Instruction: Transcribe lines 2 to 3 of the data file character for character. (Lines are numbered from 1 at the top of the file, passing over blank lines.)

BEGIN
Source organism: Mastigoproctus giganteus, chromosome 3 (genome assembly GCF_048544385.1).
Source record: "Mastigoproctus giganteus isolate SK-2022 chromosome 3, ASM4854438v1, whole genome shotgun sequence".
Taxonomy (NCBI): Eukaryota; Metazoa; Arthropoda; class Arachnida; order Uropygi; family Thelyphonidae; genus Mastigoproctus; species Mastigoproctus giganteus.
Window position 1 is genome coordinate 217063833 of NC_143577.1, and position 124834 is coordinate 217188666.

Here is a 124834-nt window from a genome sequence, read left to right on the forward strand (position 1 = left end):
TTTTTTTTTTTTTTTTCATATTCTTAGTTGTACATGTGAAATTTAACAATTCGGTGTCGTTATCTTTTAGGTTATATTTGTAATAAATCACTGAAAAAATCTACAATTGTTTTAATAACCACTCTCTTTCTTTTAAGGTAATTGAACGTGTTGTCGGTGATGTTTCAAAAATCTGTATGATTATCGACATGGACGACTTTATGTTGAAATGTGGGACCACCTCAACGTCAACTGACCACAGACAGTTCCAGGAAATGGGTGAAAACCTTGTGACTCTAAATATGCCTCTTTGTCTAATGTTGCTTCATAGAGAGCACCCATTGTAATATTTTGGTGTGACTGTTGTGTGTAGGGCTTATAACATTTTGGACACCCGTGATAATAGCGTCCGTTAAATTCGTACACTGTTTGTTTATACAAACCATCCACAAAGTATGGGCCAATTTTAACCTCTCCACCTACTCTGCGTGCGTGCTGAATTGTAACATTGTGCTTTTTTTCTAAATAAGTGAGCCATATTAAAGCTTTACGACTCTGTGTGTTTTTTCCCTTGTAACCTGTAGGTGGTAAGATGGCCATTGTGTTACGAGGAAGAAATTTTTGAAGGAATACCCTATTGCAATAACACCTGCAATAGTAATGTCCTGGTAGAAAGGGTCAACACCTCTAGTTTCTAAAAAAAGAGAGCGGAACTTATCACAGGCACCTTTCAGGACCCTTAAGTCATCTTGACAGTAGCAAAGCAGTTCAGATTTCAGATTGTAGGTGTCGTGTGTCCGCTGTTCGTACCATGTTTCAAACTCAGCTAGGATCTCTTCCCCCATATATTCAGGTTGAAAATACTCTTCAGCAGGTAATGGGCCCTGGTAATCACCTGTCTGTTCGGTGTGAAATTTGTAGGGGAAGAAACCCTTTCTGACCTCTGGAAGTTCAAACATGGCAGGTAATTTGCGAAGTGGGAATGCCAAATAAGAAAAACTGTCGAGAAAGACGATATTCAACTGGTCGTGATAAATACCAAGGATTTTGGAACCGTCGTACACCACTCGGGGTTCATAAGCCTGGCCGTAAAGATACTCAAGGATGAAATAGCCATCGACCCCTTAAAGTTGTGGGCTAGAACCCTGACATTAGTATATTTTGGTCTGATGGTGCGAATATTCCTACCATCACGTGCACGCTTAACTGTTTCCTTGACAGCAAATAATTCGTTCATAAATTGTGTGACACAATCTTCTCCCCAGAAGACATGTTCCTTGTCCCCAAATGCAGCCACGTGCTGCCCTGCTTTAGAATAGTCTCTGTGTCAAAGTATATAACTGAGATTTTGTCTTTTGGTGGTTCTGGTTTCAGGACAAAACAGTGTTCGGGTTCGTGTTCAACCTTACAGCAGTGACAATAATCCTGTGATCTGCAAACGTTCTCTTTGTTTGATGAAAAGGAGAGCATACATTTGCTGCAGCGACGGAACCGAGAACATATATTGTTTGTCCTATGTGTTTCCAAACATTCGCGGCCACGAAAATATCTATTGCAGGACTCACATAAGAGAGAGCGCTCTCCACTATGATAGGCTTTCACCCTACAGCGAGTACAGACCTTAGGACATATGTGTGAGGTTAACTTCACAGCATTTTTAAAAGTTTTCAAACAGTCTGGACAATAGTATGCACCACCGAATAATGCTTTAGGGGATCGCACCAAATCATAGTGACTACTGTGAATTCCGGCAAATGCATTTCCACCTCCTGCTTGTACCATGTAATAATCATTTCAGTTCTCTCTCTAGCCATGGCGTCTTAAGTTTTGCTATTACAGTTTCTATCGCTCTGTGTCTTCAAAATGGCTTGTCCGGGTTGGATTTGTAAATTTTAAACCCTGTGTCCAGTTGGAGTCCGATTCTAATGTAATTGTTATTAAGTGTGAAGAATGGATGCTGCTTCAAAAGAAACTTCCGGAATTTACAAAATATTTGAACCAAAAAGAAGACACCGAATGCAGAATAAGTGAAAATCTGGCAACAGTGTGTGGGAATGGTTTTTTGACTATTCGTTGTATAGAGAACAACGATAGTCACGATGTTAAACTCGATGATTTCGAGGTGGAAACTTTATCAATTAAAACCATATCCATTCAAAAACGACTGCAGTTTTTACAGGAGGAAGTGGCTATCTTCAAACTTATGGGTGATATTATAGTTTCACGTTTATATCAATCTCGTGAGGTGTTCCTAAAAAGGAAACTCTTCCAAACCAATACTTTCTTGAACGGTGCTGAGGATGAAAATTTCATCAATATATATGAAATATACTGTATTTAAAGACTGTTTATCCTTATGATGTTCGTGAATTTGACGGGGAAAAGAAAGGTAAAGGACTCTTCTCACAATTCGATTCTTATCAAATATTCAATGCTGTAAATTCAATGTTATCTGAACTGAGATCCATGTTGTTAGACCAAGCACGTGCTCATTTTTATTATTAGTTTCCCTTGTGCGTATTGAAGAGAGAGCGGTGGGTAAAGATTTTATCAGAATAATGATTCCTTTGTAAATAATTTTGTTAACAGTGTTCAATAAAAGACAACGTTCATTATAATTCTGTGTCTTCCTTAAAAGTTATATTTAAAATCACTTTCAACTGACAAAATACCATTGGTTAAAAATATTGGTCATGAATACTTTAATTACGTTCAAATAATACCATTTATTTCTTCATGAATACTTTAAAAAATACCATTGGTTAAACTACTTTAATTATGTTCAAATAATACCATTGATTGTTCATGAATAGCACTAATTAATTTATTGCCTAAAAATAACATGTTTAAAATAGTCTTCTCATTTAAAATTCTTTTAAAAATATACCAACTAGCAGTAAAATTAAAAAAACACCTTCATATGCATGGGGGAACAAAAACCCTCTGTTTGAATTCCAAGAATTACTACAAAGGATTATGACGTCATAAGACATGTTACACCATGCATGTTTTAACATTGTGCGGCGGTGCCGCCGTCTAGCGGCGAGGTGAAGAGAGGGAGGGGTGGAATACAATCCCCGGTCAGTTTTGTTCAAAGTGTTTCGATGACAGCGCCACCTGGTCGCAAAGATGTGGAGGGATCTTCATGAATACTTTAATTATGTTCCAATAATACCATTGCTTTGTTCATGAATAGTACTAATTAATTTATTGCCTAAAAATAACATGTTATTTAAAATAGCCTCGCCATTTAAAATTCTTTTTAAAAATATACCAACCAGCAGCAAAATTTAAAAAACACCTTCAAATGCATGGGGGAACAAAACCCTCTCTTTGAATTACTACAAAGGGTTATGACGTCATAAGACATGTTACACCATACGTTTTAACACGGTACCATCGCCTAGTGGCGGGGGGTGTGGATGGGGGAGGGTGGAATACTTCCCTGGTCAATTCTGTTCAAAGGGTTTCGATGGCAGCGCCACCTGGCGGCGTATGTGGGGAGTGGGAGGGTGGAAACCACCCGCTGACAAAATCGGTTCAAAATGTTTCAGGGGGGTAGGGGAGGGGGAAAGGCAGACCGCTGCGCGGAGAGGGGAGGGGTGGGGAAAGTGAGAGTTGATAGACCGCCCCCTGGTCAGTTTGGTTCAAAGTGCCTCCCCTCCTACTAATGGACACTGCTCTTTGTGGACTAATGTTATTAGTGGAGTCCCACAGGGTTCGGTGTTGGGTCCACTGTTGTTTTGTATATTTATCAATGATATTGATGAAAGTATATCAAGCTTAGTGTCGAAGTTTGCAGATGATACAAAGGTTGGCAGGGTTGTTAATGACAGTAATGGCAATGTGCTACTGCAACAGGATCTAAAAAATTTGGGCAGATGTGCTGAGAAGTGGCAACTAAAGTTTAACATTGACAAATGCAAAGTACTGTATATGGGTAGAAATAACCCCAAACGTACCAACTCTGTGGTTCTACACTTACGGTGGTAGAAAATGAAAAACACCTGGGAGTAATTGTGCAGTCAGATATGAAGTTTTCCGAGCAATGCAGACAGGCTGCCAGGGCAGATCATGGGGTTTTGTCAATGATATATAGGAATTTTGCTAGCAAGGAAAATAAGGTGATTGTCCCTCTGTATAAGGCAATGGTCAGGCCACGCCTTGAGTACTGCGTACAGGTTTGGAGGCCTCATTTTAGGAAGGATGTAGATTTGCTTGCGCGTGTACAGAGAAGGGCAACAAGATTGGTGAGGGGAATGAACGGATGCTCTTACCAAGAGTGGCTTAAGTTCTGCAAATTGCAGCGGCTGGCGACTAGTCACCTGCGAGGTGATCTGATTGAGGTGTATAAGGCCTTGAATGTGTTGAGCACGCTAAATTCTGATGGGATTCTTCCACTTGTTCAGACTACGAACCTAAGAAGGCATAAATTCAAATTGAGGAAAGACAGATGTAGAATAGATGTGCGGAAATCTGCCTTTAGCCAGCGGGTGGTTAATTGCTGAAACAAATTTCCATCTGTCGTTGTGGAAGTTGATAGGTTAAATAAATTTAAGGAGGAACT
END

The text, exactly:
Source record: "Mastigoproctus giganteus isolate SK-2022 chromosome 3, ASM4854438v1, whole genome shotgun sequence".
Taxonomy (NCBI): Eukaryota; Metazoa; Arthropoda; class Arachnida; order Uropygi; family Thelyphonidae; genus Mastigoproctus; species Mastigoproctus giganteus.